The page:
As the Lunar New Year draws near, a common topic among my entrepreneur friends is the recurrent visits of government officials to their businesses. They come for various reasons; either a random inspection for fire and food safety, or simply to "keep themselves in the loop."

But one thing stays the same every year. Most businesses would give these officials some gifts as for the Lunar New Year.

There’s no extortion involved. Most of the gifts are given voluntarily. A 2016 report by the Vietnam Chamber of Commerce and Industry (VCCI) said 45 percent of surveyed Foreign Direct Investment (FDI) businesses in Vietnam admitted to giving gifts to inspectors. Eight percent said inspectors asked for the "gifts" directly.

I have experienced this firsthand. A few years ago, when I tried to open a small café in Cau Giay District in Hanoi, my team and I had to "gift" some cash to the local administration every month. These people didn't miss a beat; they always knew exactly how well the shops in the district did, and often gave ‘suggestions’ on what would be the appropriate amount of cash to gift them on each occasion. For example, each month, a typical small café would have to give them VND500,000 ($21); if it does well then VND700,000 ($30). A pho shop would typically give around VND1 million ($42) monthly, while an offal shop would contribute around VND2 million ($85).

And that’s not all. There are gifts for the higher-ups as well, given once every quarter or once every year. Personally, I think these officials would make amazing salesmen.

Since it’s all voluntary, the practice doesn’t violate anti-corruption laws in Vietnam.

On paper, these gifts are often donated for innocuous purposes: a little extra vacation funds, a little bit more pension for elderly officials, or some presents for their children and grandchildren during special celebrations. It’s all done in good spirit.

But what would happen if someone refuses to hand out these gifts? Not too difficult a question to answer, I reckon.

This gift giving does not have to wait for an occasion, of course. Legal procedures got too complicated? A "package of appreciation" would do the trick. Traffic police stops you for speeding? A little cash would make the situation more "flexible."

This practice, rooted firmly in our daily lives, has created an "underworld" that hides itself in plain sight.

Why it's systemic

Governmental officials in Vietnam have abysmal salaries. A government worker makes between VND2 million and VND18.6 million every month.

But despite this low income, working for the government remains a lucrative career choice for many people. Why? Because these positions often entail special, invisible perks.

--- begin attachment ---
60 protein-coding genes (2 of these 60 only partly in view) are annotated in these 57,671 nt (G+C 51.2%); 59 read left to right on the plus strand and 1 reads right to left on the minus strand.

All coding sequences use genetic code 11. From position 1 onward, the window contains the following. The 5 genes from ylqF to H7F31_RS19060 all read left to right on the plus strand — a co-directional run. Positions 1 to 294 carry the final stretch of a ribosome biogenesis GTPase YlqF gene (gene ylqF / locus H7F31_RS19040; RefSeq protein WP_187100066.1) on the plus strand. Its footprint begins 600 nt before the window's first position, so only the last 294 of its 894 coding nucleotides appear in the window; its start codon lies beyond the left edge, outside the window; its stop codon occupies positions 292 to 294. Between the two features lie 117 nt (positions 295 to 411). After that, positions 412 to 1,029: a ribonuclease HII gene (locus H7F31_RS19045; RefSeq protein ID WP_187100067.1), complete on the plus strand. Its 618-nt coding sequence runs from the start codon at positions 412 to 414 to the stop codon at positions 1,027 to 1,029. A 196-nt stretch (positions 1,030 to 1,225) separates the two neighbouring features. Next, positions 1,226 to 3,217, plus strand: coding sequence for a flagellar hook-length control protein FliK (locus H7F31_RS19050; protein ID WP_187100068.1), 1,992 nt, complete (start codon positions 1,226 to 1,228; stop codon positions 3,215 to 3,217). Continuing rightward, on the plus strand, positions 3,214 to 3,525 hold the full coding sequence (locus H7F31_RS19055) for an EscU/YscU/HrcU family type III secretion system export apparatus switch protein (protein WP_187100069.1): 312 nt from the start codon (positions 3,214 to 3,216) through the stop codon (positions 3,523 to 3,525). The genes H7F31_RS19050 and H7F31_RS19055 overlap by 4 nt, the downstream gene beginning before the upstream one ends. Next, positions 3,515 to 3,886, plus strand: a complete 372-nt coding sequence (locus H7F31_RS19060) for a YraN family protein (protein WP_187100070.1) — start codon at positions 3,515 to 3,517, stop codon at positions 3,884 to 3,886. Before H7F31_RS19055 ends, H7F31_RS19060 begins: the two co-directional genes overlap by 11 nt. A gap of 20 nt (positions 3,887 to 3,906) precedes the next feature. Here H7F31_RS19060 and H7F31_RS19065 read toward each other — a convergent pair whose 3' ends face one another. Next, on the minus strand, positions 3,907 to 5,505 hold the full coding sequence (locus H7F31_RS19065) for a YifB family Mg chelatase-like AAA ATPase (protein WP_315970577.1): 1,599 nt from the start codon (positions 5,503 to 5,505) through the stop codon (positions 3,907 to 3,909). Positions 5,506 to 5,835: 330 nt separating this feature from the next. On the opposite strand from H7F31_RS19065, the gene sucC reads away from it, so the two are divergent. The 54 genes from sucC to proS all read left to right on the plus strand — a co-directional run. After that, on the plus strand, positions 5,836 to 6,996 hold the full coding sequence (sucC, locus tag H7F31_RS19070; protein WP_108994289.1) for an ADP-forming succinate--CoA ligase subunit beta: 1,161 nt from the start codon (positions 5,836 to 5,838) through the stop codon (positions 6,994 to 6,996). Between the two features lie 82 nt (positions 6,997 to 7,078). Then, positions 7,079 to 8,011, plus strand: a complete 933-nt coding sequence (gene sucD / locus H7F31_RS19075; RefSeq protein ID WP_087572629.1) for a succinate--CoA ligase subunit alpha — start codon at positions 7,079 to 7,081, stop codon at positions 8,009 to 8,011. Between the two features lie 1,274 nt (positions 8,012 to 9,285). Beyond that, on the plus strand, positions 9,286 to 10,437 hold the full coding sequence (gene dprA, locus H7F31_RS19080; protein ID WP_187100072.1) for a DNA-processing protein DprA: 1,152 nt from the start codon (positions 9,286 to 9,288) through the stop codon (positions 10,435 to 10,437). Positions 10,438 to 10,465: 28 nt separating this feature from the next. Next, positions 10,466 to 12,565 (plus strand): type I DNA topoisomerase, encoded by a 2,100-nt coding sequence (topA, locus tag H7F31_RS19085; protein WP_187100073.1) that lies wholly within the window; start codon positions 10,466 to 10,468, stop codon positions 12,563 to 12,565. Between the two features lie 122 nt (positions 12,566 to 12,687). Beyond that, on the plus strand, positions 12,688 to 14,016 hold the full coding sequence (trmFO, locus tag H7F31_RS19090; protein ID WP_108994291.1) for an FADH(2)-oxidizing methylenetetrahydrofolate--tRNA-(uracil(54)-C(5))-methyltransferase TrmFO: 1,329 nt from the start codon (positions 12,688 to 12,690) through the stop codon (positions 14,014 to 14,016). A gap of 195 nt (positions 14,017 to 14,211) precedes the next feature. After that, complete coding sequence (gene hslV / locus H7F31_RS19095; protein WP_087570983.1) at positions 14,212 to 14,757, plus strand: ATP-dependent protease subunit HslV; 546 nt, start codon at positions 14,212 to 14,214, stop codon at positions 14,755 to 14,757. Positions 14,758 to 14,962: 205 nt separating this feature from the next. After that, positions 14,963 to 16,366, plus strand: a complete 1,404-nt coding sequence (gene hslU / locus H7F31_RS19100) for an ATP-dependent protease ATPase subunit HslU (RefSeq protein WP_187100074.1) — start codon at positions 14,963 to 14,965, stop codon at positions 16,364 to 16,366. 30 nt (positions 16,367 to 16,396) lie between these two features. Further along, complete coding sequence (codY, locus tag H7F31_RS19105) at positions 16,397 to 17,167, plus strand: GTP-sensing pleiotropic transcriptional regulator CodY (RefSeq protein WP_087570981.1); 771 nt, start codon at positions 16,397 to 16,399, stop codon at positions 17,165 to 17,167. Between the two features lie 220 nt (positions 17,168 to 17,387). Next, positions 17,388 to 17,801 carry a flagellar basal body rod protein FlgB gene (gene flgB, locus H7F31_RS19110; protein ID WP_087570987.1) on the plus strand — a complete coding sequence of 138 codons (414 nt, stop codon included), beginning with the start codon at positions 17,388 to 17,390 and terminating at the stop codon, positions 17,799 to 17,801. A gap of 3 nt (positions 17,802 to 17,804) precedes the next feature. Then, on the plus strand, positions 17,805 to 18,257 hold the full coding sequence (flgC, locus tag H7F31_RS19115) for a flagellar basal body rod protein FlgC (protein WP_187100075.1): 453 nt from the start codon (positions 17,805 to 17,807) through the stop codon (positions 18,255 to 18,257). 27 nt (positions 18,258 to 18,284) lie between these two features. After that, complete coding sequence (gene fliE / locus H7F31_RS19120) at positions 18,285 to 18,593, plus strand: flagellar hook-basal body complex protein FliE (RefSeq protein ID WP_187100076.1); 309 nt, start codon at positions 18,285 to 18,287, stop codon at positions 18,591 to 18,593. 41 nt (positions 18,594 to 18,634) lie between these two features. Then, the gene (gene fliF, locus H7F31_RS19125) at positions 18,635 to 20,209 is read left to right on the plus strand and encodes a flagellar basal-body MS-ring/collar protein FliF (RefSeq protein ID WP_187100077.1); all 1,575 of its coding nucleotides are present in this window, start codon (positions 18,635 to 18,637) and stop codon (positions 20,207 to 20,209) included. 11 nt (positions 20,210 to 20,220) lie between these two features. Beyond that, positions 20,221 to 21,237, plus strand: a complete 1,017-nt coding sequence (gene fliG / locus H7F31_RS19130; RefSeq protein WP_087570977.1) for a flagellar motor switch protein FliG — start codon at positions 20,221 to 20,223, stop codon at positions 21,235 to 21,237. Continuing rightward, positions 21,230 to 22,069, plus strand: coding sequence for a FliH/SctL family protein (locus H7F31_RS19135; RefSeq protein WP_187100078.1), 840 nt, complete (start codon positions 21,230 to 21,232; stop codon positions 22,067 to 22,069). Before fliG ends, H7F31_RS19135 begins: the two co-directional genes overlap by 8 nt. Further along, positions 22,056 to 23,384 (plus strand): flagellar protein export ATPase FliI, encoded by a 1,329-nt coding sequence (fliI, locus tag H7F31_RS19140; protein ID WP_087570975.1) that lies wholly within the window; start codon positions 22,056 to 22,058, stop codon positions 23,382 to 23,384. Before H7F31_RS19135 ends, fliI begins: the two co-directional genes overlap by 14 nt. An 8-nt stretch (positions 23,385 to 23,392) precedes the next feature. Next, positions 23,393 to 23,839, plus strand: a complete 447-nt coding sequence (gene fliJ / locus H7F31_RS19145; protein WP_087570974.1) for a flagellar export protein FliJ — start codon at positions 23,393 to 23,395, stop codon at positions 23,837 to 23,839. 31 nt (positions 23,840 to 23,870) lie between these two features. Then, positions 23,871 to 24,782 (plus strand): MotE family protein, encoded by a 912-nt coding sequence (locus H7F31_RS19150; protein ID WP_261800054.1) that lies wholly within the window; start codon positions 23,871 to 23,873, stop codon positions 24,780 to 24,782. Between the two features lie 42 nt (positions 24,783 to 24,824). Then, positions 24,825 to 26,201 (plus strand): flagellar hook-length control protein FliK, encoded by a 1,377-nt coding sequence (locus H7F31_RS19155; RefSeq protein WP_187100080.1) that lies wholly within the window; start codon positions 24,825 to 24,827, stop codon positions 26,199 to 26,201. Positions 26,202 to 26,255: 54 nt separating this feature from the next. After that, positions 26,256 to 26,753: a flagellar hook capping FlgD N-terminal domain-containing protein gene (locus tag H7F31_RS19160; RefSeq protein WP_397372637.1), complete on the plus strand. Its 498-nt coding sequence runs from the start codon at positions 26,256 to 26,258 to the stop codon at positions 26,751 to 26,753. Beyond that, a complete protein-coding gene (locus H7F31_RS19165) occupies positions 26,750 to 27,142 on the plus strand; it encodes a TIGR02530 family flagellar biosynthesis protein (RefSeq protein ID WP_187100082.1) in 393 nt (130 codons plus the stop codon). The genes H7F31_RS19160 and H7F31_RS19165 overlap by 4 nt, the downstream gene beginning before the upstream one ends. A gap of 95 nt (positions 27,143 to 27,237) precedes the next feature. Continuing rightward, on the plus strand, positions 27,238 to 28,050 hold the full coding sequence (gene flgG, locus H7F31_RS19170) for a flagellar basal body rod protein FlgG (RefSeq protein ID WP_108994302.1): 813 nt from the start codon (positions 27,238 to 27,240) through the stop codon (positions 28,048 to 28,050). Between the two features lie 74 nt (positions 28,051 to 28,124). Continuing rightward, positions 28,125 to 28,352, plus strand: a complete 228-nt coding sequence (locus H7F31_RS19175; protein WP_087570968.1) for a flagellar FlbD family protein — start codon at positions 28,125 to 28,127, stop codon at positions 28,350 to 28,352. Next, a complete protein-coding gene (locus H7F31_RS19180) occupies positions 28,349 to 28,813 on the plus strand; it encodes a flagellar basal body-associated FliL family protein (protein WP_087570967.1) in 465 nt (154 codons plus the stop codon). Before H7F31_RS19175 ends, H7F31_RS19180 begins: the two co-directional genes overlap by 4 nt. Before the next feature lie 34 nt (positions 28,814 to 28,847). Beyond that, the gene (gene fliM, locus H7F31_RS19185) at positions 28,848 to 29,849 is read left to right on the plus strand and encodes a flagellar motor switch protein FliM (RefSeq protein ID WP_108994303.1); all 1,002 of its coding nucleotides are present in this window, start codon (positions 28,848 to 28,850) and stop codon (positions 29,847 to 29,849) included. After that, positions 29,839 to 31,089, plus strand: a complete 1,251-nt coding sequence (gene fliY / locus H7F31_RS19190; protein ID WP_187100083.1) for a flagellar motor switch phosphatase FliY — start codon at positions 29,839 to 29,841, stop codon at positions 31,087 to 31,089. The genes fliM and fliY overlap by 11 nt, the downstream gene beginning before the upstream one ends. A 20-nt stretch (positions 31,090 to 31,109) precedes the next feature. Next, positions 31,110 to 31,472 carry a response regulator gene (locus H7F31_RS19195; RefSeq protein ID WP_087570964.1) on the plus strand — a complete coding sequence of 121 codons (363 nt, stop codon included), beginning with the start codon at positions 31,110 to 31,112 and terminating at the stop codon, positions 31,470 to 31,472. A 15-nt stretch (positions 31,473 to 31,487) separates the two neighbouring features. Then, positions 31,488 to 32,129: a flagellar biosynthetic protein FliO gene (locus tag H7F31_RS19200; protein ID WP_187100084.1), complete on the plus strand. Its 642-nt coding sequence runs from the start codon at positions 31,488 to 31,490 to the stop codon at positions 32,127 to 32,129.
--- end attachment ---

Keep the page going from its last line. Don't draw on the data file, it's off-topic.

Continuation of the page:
No one in their right mind would pay billions of dong (tens of thousands of dollars) to get a job as a nurse at a state hospital for VND2 million a month. Hardly anyone believes customs officers, even ones who work for major ports, make less than VND10 million a month. And almost everyone knows that these people, despite their meager pay, gain something much more valuable: power. And everyone knows power begets wealth when used correctly.

To be fair, many members of the public do not see this "underworld" as a bad thing. For them, if a little extra cash means they would get what they want more easily and more quickly, it makes sense to part with the money. A VND20,000 bill for a quick shot at the hospital? Deal. An extra VND2 million to get your passport faster? Fair enough.

But any public-spirited citizen would see a problem with this system, as it breeds ambiguity, legal limbos, and most importantly, a chance for corruption to thrive. Its existence, in fact, could be placing a huge burden on the economy already.

A VCCI report last year said 59 percent of surveyed businesses had to pay unwarranted fees due to this gifting culture, while 9.8 percent of these businesses claimed they had to spend more than 10 percent of their revenue just to make such gifts.

The situation has been left for so long that it has become normal. And when this happens, people’s trust in the system is undermined, even as they go with it.

We have the option of eliminating this system entirely by refining our legal and administrative procedures to make them more transparent, more accessible to the public. In the long run, we would also need to learn how to spend the national budget more efficiently and more effectively. That way, not only can we reduce financial burden on our businesses, people can also see that their tax money is put to good use.

On a side note: did you know that as many as 90,000 businesses in Vietnam went bankrupt last year, a 50 percent increase compared to 2017? That happens despite how the country's GDP grew by over 7 percent last year, the highest in a decade.

While that might signal a competitive economy where only the cream of the crop survives, I sometimes wonder how many of these businesses went bankrupt not because of their poor performance, but because of something else? You should also be asking that question, and so do policymakers.

By Nguyen Khac Giang - VnExpress.net - January 4, 2019